Cowboy Dictionary: An Illustrated Index

In ranching, we use many words and phrases that might confuse someone who doesn’t begin a day’s work by catching a horse in the dark. Here’s a basic dictionary of common cowboy terms.

Horse (n): A horse is a beast of burden, tool of the trade, partner and buddy all in one four-hoofed package. A cowboy will sometimes spend 10 hours riding a horse through the sagebrush, hills, draws, flats and back to the barn. The horse a cowboy catches for the day can determine if he enjoys his circle, gets a sore back, cusses the ranch and the dumb SOB who homesteaded it in the 1800s, or would like another 10 hours, please.

Two of our good geldings - Bob on the far left and Teaks, the PX horse, with his ears laid back. I kind of love that grumpy guy. Shorty is not in the picture, because he was chewing on the baby's stroller looking for grain. He's so standoffish it's ridiculous.

Two of our good geldings – Bob on the far left and Teaks, the PX horse, with his ears laid back. I kind of love that grumpy guy. Shorty is not in the picture, because he was chewing on the baby’s stroller looking for grain. He’s so standoffish it’s ridiculous.

Here's Shorty. He had no luck at finding grain in the stroller, but he found a baby who wanted to tickle his nose, which was just as good. I think these two will be great friends.

Here’s Shorty. He had no luck at finding grain in the stroller, but he found a baby who wanted to tickle his nose, which was just as good. I think these two will be great friends.

Circle (n, adj): When a cowboy crew gathers cattle in a certain area, the cowboss drops them off in strategic locations. Each cowboy has his own circle, which sometimes ends back at the starting point and sometimes ends at a distant gate or the next allotment. Some circles are more circular than others, but no matter what, you should always stay out of your neighbor’s circle.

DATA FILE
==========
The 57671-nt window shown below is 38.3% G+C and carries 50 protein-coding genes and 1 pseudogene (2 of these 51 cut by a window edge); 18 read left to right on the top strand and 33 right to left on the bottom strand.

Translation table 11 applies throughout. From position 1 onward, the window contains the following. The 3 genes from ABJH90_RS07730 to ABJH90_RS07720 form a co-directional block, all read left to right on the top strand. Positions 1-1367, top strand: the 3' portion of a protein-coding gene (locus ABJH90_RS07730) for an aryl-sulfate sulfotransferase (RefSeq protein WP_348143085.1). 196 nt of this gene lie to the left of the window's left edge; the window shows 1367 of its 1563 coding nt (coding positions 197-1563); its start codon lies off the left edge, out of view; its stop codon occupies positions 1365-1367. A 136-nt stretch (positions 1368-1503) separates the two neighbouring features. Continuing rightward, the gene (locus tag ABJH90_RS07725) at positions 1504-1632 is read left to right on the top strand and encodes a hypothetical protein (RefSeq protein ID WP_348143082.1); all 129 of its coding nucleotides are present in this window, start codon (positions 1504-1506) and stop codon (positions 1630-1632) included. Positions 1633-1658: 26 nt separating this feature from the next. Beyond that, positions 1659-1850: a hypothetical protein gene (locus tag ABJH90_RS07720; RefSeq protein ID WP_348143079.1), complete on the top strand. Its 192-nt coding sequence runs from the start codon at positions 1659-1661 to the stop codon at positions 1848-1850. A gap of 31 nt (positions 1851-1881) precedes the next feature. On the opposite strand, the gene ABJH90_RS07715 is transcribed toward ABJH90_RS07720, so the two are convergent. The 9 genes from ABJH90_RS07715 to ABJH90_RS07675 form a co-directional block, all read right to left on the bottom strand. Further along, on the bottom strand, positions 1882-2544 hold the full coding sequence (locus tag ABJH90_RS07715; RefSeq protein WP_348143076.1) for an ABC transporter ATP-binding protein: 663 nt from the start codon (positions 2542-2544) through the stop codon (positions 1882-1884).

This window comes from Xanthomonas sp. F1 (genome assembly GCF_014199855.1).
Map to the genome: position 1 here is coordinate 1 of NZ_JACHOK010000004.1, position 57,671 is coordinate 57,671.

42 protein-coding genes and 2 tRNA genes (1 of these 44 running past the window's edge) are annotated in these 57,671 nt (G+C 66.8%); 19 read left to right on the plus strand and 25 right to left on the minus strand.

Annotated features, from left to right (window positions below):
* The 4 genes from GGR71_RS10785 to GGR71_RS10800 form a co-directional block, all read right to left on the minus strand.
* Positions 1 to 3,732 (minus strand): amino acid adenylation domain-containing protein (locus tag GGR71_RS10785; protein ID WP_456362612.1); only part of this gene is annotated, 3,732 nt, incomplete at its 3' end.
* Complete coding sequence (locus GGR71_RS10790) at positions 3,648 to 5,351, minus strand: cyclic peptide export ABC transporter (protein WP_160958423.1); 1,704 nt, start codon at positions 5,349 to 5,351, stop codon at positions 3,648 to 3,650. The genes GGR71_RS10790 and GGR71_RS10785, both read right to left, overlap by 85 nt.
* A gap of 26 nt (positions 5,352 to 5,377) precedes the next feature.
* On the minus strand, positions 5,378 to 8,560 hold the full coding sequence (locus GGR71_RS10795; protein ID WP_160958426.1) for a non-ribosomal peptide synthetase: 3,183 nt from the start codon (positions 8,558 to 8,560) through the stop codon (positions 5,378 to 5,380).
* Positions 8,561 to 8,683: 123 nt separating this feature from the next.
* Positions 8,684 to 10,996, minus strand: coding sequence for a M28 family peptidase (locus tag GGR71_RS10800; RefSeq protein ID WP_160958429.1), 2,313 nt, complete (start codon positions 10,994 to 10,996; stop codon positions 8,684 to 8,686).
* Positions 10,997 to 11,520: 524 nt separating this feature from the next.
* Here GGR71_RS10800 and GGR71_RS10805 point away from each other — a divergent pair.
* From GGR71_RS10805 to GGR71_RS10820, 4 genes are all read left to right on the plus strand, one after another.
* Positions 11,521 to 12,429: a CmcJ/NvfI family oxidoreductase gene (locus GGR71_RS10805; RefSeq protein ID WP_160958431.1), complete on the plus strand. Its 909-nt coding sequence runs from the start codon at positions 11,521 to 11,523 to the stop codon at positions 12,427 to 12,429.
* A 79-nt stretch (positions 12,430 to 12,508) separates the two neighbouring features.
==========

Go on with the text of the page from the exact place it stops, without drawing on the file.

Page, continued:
To ride a circle, you catch a “circle horse,” a “knot head,” or a “Rock Creek colt.” Circle horses don’t need to be show horses; they just need to be rideable.

When gathering this many yearlings in country this big, each cowboy needs to gather his own circle, stay out of his neighbor's, but be ready to go help the guy next to him when he needs it.

When gathering this many yearlings in country this big, each cowboy needs to gather his own circle, stay out of his neighbor’s, but be ready to go help the guy next to him when he needs it.

A note to cowbosses: you should never change the circle as you’re dropping cowboys off. If you do, just plan on gathering the allotment by yourself and collecting your crew later, because they will have no clue where you are, where their neighbor is, or why the cattle you were supposed to be gathering are drifting slowly down the draw they’re supposed to be going up.

Cowboy crew (n): A group of cowboys working together can generally get more work done than one cowboy working alone. This sounds obvious, but it’s important. Horses can be dangerous and cows are the enemy, and nobody wants to go into battle alone. The antonym of “cowboy crew” is “cowboy individual,” which is a very lonely feeling during a run-back or while moving bulls who won’t stay together.

There's a reason it's "branding crew" and not "branding individual." Photo by Nels Arneson.

There’s a reason it’s “branding crew” and not “branding individual.” Photo by Nels Arneson.

Cowboy (n, v, adj.): These days, a cowboy can be either a male or female person who takes care of cows. Just because a guy is wearing a cowboy hat does not make him a hero, a worthy subject of ballads, or deserving of a free drink at the bar. But, I don’t know any who would turn down that last one.

Cowboy people take some (okay, a lot of) liberties with the English language and use the word “cowboy” as a verb. Example: “We cowboyed all over that country when we were younger.”